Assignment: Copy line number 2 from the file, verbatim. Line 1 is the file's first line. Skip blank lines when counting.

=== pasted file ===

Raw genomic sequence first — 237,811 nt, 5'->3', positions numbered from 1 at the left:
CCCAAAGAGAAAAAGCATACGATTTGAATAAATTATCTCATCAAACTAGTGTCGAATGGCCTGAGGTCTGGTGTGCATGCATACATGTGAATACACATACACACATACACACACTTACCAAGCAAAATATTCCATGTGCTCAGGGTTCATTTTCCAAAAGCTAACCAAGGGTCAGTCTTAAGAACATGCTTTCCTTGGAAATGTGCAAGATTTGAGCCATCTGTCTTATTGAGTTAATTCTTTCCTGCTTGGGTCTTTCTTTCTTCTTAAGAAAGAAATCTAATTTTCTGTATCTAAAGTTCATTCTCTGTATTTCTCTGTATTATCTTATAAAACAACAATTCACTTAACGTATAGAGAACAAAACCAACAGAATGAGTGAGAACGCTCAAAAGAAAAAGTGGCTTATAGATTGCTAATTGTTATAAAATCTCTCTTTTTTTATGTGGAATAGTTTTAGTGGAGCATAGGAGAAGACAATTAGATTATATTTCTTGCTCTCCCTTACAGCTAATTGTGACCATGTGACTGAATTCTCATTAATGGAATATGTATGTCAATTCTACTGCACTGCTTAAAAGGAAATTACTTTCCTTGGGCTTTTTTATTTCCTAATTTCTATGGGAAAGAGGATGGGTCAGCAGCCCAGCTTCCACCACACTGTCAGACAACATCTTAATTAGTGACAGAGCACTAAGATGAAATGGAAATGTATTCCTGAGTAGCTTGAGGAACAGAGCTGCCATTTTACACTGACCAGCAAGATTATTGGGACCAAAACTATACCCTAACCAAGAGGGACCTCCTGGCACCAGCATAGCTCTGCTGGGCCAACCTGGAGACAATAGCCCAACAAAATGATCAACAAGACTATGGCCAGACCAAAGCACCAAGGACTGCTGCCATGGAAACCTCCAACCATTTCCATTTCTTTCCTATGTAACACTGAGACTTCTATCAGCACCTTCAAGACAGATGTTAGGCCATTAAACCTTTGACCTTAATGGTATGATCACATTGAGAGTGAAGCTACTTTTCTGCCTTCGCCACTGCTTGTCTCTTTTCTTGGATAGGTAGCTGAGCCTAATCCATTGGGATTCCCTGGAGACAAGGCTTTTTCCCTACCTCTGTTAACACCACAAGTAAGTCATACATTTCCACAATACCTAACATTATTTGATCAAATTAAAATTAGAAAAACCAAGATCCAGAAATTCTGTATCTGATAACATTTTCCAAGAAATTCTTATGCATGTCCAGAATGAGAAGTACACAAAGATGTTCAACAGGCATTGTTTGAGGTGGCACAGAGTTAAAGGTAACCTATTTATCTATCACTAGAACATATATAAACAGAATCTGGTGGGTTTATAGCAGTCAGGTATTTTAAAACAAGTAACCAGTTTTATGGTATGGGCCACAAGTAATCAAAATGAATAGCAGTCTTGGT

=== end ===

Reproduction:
CCCAAAGAGAAAAAGCATACGATTTGAATAAATTATCTCATCAAACTAGTGTCGAATGGCCTGAGGTCTGGTGTGCATGCATACATGTGAATACACATACACACATACACACACTTACCAAGCAAAATATTCCATGTGCTCAGGGTTCATTTTCCAAAAGCTAACCAAGGGTCAGTCTTAAGAACATGCTTTCCTTGGAAATGTGCAAGATTTGAGCCATCTGTCTTATTGAGTTAATTCTTTCCTGCTTGGGTCTTTCTTTCTTCTTAAGAAAGAAATCTAATTTTCTGTATCTAAAGTTCATTCTCTGTATTTCTCTGTATTATCTTATAAAACAACAATTCACTTAACGTATAGAGAACAAAACCAACAGAATGAGTGAGAACGCTCAAAAGAAAAAGTGGCTTATAGATTGCTAATTGTTATAAAATCTCTCTTTTTTTATGTGGAATAGTTTTAGTGGAGCATAGGAGAAGACAATTAGATTATATTTCTTGCTCTCCCTTACAGCTAATTGTGACCATGTGACTGAATTCTCATTAATGGAATATGTATGTCAATTCTACTGCACTGCTTAAAAGGAAATTACTTTCCTTGGGCTTTTTTATTTCCTAATTTCTATGGGAAAGAGGATGGGTCAGCAGCCCAGCTTCCACCACACTGTCAGACAACATCTTAATTAGTGACAGAGCACTAAGATGAAATGGAAATGTATTCCTGAGTAGCTTGAGGAACAGAGCTGCCATTTTACACTGACCAGCAAGATTATTGGGACCAAAACTATACCCTAACCAAGAGGGACCTCCTGGCACCAGCATAGCTCTGCTGGGCCAACCTGGAGACAATAGCCCAACAAAATGATCAACAAGACTATGGCCAGACCAAAGCACCAAGGACTGCTGCCATGGAAACCTCCAACCATTTCCATTTCTTTCCTATGTAACACTGAGACTTCTATCAGCACCTTCAAGACAGATGTTAGGCCATTAAACCTTTGACCTTAATGGTATGATCACATTGAGAGTGAAGCTACTTTTCTGCCTTCGCCACTGCTTGTCTCTTTTCTTGGATAGGTAGCTGAGCCTAATCCATTGGGATTCCCTGGAGACAAGGCTTTTTCCCTACCTCTGTTAACACCACAAGTAAGTCATACATTTCCACAATACCTAACATTATTTGATCAAATTAAAATTAGAAAAACCAAGATCCAGAAATTCTGTATCTGATAACATTTTCCAAGAAATTCTTATGCATGTCCAGAATGAGAAGTACACAAAGATGTTCAACAGGCATTGTTTGAGGTGGCACAGAGTTAAAGGTAACCTATTTATCTATCACTAGAACATATATAAACAGAATCTGGTGGGTTTATAGCAGTCAGGTATTTTAAAACAAGTAACCAGTTTTATGGTATGGGCCACAAGTAATCAAAATGAATAGCAGTCTTGGT